Back in 2009, I joined a startup that wanted to solve a problem around email archiving. At that time Amazon Web Services had only been publicly available for a few years — with SQS, EC2, and S3 being a few of their very early services. This tiny company wanted to use the economies of the cloud to solve the problem of storing data for long periods of time. Being able to scale compute and storage as the company grew was a huge reason that they were one of the earliest and largest users of S3 and EBS.
But we struggled with how to make this data (mostly email and document data) available to customers in an easy way. We tried MANY different data stores until in 2010 we came across a new data store that had figured out a way to scale Lucene indexes: Elasticsearch. We very quickly became a huge early user of Elasticsearch — at one point employing many of the top ES code committers.
Fast forward eight years, and Elasticsearch is now one of the most popular open source databases in use. Driven by the other popular open source projects of Kibana and Logstash, which made it incredibly simple to consume and process machine-generated logs and provided an easy-to-use API endpoint to query this data. As someone who’s scaled Elasticsearch clusters to petabyte scale with hundreds of billions of documents, it’s been one of the most amazing tools to have at my disposal. The problem is that you are left with dozens, or hundreds, of Elasticsearch servers, which were designed for the fast consumption and query of data — yet keeping data for any reasonable amount of time becomes too expensive. Due to cost reasons, many companies (including ones I’ve worked for in the past) end up simply throwing away the data. The data becomes a liability to the business from a cost standpoint. If you can’t store it cost effectively AND query that data — why even bother keeping it around?
That’s why I was so excited when I met with the CHAOSSEARCH folks and had a chance to see what they had built. This team figured out a way to finally decouple storage and compute when it comes to managing and querying huge datasets. They can process your data as it sits in your S3 bucket, and make that data both compressed (for cost and performance) as well as queryable using similar Elasticsearch APIs. When I learned their new storage format was lossless as well, was when I knew I needed to get much more involved in the company. There was now finally a way to get value out of all that data sitting on S3 as well as finally making it cheap for companies to SAVE the data they had been throwing away.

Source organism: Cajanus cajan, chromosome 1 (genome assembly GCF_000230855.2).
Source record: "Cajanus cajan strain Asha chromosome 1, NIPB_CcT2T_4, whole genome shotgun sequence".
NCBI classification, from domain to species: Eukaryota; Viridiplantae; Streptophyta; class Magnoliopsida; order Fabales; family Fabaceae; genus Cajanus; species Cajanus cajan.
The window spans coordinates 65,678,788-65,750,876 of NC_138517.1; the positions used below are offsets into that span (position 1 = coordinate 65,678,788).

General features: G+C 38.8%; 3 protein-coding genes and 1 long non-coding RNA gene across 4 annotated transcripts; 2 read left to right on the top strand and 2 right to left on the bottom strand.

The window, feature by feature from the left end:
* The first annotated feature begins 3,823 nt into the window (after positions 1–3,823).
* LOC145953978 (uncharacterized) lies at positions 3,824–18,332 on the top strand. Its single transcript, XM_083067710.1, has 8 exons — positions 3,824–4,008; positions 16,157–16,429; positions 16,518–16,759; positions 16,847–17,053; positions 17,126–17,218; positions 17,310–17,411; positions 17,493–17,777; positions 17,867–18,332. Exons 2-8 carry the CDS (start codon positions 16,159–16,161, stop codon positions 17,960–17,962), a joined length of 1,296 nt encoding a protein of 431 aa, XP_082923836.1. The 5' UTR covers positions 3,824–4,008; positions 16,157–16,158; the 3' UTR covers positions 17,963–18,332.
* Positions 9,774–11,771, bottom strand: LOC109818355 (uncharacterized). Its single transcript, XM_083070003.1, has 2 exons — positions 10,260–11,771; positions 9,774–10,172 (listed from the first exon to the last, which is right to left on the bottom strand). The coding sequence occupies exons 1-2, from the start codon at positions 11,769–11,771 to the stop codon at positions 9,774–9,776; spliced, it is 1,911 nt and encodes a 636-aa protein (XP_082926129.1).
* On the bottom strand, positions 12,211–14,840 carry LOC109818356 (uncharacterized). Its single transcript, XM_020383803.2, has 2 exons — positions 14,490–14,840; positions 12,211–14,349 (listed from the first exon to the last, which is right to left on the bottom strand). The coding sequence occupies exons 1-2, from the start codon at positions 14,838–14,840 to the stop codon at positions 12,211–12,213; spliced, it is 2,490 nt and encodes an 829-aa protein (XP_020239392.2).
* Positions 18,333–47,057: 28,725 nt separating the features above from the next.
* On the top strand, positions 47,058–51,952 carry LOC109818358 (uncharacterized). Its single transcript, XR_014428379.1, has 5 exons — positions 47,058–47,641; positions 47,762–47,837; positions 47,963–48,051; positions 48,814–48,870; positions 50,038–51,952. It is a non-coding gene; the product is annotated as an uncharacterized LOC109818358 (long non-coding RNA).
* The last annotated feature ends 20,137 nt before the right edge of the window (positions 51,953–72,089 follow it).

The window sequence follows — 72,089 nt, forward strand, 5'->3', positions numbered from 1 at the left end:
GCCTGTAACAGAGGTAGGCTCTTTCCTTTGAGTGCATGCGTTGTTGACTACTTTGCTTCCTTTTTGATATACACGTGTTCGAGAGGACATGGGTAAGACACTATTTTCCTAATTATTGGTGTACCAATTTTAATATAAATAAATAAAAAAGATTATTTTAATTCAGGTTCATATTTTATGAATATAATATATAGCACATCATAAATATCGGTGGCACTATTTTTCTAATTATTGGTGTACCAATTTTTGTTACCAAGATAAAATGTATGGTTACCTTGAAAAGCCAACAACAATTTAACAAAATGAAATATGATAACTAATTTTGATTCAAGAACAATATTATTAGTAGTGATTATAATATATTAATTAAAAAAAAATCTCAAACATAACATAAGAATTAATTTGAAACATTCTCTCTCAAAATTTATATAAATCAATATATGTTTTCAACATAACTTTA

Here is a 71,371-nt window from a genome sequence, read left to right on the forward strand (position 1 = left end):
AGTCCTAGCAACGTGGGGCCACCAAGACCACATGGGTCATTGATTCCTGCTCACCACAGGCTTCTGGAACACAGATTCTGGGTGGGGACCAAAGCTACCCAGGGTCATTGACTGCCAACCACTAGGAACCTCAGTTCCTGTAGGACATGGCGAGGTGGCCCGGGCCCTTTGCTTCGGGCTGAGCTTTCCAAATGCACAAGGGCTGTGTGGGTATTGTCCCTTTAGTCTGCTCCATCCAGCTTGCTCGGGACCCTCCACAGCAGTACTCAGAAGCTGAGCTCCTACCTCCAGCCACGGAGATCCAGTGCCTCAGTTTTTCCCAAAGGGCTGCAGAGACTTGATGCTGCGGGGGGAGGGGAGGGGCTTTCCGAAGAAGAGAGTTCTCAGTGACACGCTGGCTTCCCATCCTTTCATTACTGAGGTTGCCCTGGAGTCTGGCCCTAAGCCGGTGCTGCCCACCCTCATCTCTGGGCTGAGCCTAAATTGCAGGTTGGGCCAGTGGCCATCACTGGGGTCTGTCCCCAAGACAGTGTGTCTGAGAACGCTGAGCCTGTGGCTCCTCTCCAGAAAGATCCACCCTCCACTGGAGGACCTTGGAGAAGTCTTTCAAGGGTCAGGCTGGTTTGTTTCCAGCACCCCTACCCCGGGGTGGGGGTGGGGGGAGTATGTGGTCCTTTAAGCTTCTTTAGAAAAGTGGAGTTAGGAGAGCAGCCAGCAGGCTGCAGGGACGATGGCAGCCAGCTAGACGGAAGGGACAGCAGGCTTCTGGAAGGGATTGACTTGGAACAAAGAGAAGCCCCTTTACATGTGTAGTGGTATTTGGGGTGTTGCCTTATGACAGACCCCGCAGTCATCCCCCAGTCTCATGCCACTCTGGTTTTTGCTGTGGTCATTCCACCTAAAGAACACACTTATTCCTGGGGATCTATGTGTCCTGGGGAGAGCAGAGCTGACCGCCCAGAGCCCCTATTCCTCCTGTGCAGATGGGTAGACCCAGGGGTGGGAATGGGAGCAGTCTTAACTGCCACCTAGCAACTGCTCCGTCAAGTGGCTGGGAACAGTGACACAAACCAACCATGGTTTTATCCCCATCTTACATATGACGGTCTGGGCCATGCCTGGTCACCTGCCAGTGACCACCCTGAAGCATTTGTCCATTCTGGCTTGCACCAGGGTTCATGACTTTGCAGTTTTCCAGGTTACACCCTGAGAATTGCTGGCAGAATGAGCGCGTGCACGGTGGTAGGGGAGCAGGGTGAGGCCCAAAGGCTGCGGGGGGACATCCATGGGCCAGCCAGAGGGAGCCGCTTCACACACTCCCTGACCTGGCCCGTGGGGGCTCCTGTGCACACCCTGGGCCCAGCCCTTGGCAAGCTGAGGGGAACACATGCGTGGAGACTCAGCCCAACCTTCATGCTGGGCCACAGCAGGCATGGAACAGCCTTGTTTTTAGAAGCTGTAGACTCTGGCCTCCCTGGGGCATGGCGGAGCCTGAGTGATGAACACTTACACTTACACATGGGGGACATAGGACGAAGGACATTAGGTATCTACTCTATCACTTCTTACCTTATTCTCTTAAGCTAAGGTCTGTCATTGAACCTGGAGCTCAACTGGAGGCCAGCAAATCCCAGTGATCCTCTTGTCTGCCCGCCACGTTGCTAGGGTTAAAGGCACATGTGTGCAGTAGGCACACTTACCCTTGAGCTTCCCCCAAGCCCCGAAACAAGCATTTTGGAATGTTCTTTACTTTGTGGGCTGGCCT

Imagine now you have the ability to query datasets over 90, 180, or even 365 days without needing to run ANY Elasticsearch servers. Since the new storage format is lossless, customers can shove their raw data to Glacier (or just delete it) and save even more money and headaches.
I am thrilled to join CHAOSSEARCH as VP, Product and am excited to build out the Product organization and help customers solve their data problems. As a technical operator for nearly 20 years, I understand how hard of a problem this is to solve, making the long tail of data available in a cost-effective way. I don’t think companies should have to choose between saving money and keeping data that could have value to the business. For the first time in forever, companies can save MORE data, run FEWER servers, and spend LESS money. I can’t wait to work with and help companies finally realize the value of their data, in ways they never thought possible.
Over the next few months, I’m going to be looking for companies who can help us be design partners. If you are a company running on AWS, using Elasticsearch, and wishing you could store more data and run fewer servers, please reach out to me (my Twitter DMs are open). I would love to chat about your use cases and how we can help you do more with your data.